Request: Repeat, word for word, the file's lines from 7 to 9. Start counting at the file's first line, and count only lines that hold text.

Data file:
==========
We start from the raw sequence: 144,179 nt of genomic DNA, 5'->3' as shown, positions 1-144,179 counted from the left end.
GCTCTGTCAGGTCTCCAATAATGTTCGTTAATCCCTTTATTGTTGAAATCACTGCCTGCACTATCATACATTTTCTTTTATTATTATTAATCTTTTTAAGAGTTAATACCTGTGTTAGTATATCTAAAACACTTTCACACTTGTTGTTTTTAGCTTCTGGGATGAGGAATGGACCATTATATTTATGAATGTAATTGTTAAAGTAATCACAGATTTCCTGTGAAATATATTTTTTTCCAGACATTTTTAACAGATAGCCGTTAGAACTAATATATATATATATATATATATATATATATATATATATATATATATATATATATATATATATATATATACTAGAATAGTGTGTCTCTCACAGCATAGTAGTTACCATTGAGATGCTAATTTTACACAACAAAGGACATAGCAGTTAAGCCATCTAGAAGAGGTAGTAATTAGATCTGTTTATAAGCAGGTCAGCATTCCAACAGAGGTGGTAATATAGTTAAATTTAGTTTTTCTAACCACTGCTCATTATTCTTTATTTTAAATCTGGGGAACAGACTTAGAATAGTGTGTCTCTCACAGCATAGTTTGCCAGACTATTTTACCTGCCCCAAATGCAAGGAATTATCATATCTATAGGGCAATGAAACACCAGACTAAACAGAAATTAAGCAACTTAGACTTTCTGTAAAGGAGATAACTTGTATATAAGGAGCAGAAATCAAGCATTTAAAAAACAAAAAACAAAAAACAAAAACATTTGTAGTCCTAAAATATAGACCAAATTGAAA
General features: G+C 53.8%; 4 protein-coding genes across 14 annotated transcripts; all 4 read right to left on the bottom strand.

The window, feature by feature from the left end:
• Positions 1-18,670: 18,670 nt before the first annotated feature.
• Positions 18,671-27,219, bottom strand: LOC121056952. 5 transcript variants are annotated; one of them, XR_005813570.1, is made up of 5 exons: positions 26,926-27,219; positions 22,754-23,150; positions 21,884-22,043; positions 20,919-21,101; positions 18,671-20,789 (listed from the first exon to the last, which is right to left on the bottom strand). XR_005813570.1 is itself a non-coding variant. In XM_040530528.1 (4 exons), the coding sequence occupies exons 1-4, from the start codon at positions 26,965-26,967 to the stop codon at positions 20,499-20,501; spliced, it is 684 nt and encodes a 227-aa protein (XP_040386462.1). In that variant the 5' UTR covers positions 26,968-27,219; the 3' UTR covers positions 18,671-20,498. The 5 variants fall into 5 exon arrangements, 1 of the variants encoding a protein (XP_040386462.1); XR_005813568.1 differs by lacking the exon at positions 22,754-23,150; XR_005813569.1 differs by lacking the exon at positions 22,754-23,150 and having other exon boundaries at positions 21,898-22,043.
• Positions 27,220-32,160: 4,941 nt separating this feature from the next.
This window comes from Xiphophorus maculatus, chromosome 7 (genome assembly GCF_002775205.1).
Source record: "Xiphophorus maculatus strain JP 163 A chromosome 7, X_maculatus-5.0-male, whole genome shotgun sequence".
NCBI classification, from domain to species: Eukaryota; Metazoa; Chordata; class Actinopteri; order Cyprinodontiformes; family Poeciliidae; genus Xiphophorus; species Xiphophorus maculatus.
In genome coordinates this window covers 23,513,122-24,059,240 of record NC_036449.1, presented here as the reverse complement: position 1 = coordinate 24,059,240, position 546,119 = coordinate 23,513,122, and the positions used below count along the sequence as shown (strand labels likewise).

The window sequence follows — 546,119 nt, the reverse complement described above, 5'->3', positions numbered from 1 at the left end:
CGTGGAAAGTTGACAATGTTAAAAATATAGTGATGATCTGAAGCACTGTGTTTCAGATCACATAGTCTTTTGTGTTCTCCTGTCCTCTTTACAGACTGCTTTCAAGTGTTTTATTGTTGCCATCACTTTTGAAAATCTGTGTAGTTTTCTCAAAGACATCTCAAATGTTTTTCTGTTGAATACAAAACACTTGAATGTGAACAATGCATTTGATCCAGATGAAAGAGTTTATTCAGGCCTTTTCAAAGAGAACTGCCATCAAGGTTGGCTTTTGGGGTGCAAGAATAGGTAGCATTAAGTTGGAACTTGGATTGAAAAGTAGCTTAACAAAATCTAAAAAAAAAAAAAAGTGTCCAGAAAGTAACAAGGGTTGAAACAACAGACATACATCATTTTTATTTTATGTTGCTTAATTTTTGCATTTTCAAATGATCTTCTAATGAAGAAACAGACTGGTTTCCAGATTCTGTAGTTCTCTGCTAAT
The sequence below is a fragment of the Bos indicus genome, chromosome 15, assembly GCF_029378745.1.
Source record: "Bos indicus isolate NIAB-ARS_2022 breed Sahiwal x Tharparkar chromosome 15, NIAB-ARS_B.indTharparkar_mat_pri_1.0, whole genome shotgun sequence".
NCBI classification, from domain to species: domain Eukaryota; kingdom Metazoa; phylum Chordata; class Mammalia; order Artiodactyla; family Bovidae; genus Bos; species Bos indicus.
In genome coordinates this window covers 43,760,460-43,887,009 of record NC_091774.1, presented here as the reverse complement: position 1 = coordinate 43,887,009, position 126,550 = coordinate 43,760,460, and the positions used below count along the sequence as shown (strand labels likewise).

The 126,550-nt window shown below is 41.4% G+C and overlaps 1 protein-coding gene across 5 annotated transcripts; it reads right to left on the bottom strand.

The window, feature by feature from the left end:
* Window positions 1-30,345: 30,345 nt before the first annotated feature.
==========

• Positions 27,220-32,160: 4,941 nt separating this feature from the next.
This window comes from Xiphophorus maculatus, chromosome 7 (genome assembly GCF_002775205.1).
Source record: "Xiphophorus maculatus strain JP 163 A chromosome 7, X_maculatus-5.0-male, whole genome shotgun sequence".